Meeks v. City of BufordAnnotate this Case
571 S.E.2d 369 (2002)
275 Ga. 585
MEEKS et al. v. CITY OF BUFORD et al.
Supreme Court of Georgia.
October 15, 2002.
*370 Webb, Tanner & Powell, Anthony O.L. Powell, Lawrenceville, for appellants.
Freeman Mathis & Gary, Dana K. Maine, Chandler & Britt, Gregory D. Jay, Buford, for appellees.
Appellants, trustees of a medical pension plan, appeal from the trial court's order denying and dismissing their petition for declaratory and mandamus relief in a case in which appellants assert they have a vested property right to utilize investment property in accordance with a zoning variance granted in 1985. Because appellants failed to establish that they acquired a vested property right, we affirm.
In July 1985, the City of Buford enacted a zoning ordinance wherein the zoning classification for the 30 acres of undeveloped land at issue here was changed from RM-13 (residential multi-family with a density of 13 units per acre) to RM-8 (residential multi-family with a density of 8 units per acre). At the time, the property was under contract for sale with a prior potential purchaser. On November 18, 1985 the City's Zoning Board of Appeals approved a variance regarding the property which allowed a density of 11-12 units per acre without time limitations or conditions precedent. The City thereafter forwarded a letter to the Gwinnett County Planning and Zoning Department regarding the variance and requesting a building permit be granted to the then-potential purchaser of the property. However, the potential purchaser never bought the property and the building permit never issued. On December 30, 1986 appellants purchased the property contingent upon unconditional zoning for multi-family use with 13 apartment units allowable per acre, acknowledgment by the City that it had no future plans to rezone the property, and guaranteed issuance of development and building permits for the property. Appellants relied on the existing variance and approved development plan as satisfaction of these contingencies. Appellants expended approximately $500,000 in purchasing the property and have paid property taxes and interest on the promissory notes since 1986.
In 1991, the City adopted a new comprehensive zoning ordinance wherein the square footage requirements for an RM-8 zoning changed. In November of 1999, appellants entered into a conditional sales contract with a potential purchaser. The potential purchaser's application for a variance to change the zoning density from 8 to 10 multi-family housing units per acre was denied by the City because the 1991 zoning ordinance provided for an RM-8 density, the 1985 variance was no longer applicable, and the higher density was otherwise inappropriate for the property. In August 2000, appellants sought a declaratory judgment and writ of mandamus from the Gwinnett County Superior Court seeking to enforce the 1985 variance and to require the City to issue a certificate *371 of zoning compliance confirming the development terms allowed by the variance. The trial court denied appellants' request for relief.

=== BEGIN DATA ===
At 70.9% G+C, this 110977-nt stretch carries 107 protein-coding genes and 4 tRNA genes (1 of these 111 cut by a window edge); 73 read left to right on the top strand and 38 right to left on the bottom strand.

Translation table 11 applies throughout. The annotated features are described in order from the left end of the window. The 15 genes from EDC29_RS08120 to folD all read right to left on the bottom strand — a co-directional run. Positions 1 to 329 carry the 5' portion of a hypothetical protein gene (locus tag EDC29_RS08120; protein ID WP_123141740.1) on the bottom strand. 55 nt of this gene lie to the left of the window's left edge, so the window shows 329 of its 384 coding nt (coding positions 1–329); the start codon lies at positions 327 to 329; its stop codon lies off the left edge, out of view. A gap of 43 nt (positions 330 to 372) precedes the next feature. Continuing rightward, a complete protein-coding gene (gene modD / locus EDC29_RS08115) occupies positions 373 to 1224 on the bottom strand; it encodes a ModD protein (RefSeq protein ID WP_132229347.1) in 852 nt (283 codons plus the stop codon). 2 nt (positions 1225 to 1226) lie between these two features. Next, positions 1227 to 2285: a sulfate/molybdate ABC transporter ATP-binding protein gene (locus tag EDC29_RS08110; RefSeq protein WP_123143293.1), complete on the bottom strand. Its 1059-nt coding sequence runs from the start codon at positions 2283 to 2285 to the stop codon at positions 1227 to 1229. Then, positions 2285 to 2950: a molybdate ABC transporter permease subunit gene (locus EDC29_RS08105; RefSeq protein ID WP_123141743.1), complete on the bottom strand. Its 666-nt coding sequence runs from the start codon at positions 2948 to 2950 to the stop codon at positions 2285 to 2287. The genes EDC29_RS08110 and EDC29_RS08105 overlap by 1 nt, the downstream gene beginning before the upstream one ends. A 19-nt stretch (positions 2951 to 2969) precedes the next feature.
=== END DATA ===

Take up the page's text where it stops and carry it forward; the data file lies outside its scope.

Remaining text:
1. The dispositive issue in this case is whether appellants obtained a vested right to use the undeveloped investment property in the manner permitted by the 1985 variance. Appellants argue that they obtained a vested right in the land use classification granted by the 1985 variance and that under Pinnell v. Kight, 245 Ga.App. 299(2), 537 S.E.2d 170 (2000), the mere passage of time cannot invalidate the vested right to utilize the property in the manner permitted by the variance. The majority rule for vesting a landowner with a right to use the property consistent with a pre-existing land use notwithstanding subsequent zoning and land use changes is set forth in Barker v. County of Forsyth, 248 Ga. 73(2), 281 S.E.2d 549 (1981). The rule requires that in order for a landowner to acquire a vested right to initiate a use, despite a restriction contained in an ordinance, the landowner must in good faith have "`made a substantial change of position in relation to the land, made substantial expenditures, or [have] incurred substantial obligations.' [Cits.]" Id. at 76, 281 S.E.2d 549. Corey Outdoor Adv. v. Bd. of Zoning &c., 254 Ga. 221, 225(4), 327 S.E.2d 178 (1985); see 4 Rathkopf, The Law of Zoning and Planning, § 70:20 (2001). While we have acknowledged the existence of "constitutionally protected vested zoning rights" of a property owner under certain conditions, so as to preclude retroactive application of a zoning ordinance, id., the mere reliance on a particular variance without a showing of a substantial change in position by expenditures based upon an existing zoning ordinance does not vest rights in the landowner. This view is consistent with decisions of this Court regarding the vesting of property rights in property as zoned. See Cohn Communities v. Clayton County, 257 Ga. 357(1), 359 S.E.2d 887 (1987); WMM Properties v. Cobb County, 255 Ga. 436(1), 339 S.E.2d 252 (1986); and Barker, supra, 248 Ga. at 75(2), 281 S.E.2d 549. Although these cases do not specifically address the rights of a holder of a variance who has not yet exercised it, we see no reason why the holder of an unexercised variance should be in a better or different position with regard to the vesting of property rights than one whose rights emanate from a building or special use permit or approved development plan. See id.; Schulman v. Fulton County, 249 Ga. 852, 853, 295 S.E.2d 102 (1982); Barker, supra; see generally Dimitrov v. Carlson, 138 N.J.Super. 52, 350 A.2d 246, 248-251 (1975).